HOW IRFAN LOST HIS EYE
It is a humid afternoon, he emerges out from a group of young men huddled near the local provision store in the interior lanes of Zakura, turns right across the store, comes out on to his house and walks to the door, listlessly. He has on a shirt of some light material with collar hanging loosely; blue colored jeans and trodden-down slippers. He wears his hair cut short, has a medium height, slender body. His face wears no expression though. It has a sickly pale color. Given the kind of boyish appearance he has, he scarcely looks at the passersby. He hides the glint in his brown eyes behind a pair of mirrored shades. This might give you the idea of someone obsessed with fads. However, the reason is quite the contrary. Behind those dark glasses a poignant story screams to be told, the harrowing experience that has left him completely disturbed. Even those who undergo a traumatic phase in their life can efface the memory of the bad times after a certain period of time. But this young lad can never obliterate the memory of what has occurred to him at such a young age. Unlike those for whom life takes a new course with the sparkling rays of the morning sun, it would always remind him of the incompleteness of his situation.
Irfan Ahmad Sheikh is a 16-year-old boy who lost sight in his left eye after being hit in the eye bulb by a tear gas pellet in the clashes that erupted in response to the gutting down of the Shrine of Ghaus-al-Azzam at Khanyar on June 25, 2012. The incident has changed the entire course of his life. It broke out like an ill wind that blows nobody any good.
Strange though it may sound, Irfan was neither a part of the protests that shook the whole of Kashmir nor did he belong to that area. Irfan, who works as a Salesman in a Courier Service, on the fateful day, as usual left home, hurried to the bus stop and leaped into a bus to Batamaloo. Things were coming along fine for miles together. But the moment it reached Dharamsala, the passengers were suddenly asked to get off the bus. “I left home for work at around 8 o’ clock in the morning. And as usual boarded a bus to Batamaloo. But as we reached Dharamsala, the bus driver asked us to get off as the shrine at Khanyar had been set ablaze and the traffic movement along the route had been stopped,” says Irfan. Since all the oncoming traffic had been restricted, Irfan decided to walk down the road with the hope that he might catch a bus at Nowhatta. However, the streets at Nowhatta had all worn a deserted look. Fearing the worst, he quickly turned towards Rangar Stop, the last alternative route left with him from where he could get a bus. “When I saw the empty streets of Nowhatta, I backed away and turned towards Rangar Stop to catch the bus.” As he reached the spot, fires began to surround the air from nowhere. He was caught in a cleft stick. Nonplussed, he took shelter inside a lane at Dastageer Sahab Chowk. In some minutes the streets were calm again. At this moment Irfan considered it quite a safe decision to wend his way out of the lane. He might have hardly taken one step out of the lane that the silence broke into a huge roar and covered everything. Something hit him in the eye. He at once raised his hands to the eye, to ease the blinding pain. It usually happens when you’re hit by something, you place your hand on the area where the hurt has been done as if it were a soothing cover. His hands were all but soaked in blood and his vision had also begun to blur.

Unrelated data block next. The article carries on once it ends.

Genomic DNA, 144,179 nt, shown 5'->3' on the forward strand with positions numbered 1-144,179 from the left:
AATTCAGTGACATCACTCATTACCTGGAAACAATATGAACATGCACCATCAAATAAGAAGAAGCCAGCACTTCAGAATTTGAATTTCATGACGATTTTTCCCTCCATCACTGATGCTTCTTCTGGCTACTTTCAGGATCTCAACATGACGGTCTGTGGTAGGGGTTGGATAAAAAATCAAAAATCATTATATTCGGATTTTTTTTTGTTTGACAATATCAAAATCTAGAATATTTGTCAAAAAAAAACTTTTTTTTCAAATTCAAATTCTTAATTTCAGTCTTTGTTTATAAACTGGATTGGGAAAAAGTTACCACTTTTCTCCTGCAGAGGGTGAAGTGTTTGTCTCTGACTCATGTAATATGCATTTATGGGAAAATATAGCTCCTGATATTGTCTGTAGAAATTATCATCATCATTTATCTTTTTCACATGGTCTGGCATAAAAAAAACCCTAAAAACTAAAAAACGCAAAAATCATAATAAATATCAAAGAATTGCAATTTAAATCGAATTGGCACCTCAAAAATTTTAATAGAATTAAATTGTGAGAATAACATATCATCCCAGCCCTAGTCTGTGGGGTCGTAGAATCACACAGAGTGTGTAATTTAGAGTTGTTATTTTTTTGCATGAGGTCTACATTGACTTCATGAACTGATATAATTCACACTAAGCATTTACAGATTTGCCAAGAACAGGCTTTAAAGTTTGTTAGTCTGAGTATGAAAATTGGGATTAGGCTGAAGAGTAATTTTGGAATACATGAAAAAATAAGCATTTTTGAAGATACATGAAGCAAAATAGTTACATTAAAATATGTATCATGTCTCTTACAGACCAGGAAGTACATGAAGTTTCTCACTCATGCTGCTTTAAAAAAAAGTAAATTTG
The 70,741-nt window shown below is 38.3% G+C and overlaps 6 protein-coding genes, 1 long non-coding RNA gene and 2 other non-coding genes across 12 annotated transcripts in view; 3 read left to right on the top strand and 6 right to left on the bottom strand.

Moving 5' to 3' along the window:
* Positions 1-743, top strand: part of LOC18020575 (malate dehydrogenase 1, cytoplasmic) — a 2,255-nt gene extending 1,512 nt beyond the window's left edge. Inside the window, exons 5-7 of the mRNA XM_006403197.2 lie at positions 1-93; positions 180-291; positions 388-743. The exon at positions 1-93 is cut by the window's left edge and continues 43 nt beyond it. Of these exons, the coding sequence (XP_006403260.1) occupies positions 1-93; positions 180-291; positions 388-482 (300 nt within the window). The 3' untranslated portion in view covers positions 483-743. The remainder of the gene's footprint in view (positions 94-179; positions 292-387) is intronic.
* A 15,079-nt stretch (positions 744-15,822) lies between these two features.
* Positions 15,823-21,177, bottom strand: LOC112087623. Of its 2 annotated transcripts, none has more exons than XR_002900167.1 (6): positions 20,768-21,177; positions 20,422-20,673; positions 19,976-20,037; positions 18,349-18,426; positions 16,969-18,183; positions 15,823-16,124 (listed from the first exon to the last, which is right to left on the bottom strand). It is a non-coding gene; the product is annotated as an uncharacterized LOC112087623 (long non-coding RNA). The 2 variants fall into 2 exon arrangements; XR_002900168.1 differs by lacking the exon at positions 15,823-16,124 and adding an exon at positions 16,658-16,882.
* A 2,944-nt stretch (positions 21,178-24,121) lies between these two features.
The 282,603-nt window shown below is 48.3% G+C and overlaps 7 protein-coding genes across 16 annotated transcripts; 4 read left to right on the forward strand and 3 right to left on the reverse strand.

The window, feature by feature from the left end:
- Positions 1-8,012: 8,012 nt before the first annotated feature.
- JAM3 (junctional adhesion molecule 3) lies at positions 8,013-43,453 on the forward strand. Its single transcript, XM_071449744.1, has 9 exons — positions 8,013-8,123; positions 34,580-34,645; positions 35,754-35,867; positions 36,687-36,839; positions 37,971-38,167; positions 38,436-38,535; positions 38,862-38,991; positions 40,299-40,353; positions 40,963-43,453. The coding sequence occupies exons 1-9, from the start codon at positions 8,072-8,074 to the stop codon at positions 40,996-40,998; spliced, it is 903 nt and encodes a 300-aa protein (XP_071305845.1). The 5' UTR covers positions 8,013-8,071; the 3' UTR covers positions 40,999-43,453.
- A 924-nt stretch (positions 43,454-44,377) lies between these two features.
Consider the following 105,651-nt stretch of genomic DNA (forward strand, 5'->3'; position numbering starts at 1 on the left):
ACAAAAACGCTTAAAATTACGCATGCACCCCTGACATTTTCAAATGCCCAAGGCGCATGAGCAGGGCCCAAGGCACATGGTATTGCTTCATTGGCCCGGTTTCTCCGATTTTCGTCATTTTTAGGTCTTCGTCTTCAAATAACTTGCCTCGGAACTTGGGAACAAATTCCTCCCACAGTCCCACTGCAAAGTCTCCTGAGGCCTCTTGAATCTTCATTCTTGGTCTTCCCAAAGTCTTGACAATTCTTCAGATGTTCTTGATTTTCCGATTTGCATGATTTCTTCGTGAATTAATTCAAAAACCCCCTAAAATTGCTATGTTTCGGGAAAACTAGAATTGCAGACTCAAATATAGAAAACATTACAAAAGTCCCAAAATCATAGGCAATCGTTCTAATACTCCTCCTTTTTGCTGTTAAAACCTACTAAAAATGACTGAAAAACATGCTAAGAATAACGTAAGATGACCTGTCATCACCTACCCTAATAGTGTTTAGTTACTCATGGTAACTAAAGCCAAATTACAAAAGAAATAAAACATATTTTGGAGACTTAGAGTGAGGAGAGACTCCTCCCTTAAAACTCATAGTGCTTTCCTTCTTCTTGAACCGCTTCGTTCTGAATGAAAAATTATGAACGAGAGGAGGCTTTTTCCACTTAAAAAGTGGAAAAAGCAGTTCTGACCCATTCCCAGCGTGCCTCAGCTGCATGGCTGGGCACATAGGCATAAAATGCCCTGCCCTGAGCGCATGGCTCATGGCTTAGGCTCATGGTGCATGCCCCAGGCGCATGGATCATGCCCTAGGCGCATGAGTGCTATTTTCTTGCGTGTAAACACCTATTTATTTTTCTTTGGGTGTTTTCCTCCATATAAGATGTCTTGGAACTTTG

On the other hand, suspecting him of the wild protesting mob, two policemen from the crowd ran to Irfan and beat him about the ribs, according to the eye witnesses. One ran each side. Blood was oozing at the corners of his mouth, and from his nose. They made him roll down the street, but he didn’t utter a groan. Soon he fell unconscious. “All I know is that something hit me in the eye, some boots rolled me down the street with their kicks, and I lost my conscious,” says Irfan in an expressionless tone, as if all his strength were gone. He was carried along the street as though he were a log. The people looking at him were only shaking heads in disapproval when some young lads from the crowd ran to him. They tore Irfan’s body from the hands of the policemen and carried him out of the crowd, screaming. They received blows, sank back, but resisted. The young boys then carried him to the nearby hospital for immediate medical aid.
Manzoor Ahmad Sheikh, his father who had gone to a local court to settle some work was called upon by the same boys to reach the hospital. Little did he know that he had to batten down the hatches. “I got a call from some young lad asking me to reach the hospital,” says Manzoor Ahmad. His mother, Farida, who was busy with household things, also heard her phone ringing. As she held the mobile phone in her hand, she saw Irfan’s number blinking on the display. The call was made by the young boys who had taken Irfan to hospital. Fearing that she might fall into hysterics, she was told that Irfan had received some minor injury in his leg. “When Irfan’s number buzzed on the phone, I screamed his name repeatedly but it wasn’t him. I couldn’t recognize the voice which asked me to reach JLNM hospital to see my son who had been injured in the leg,” says his mother.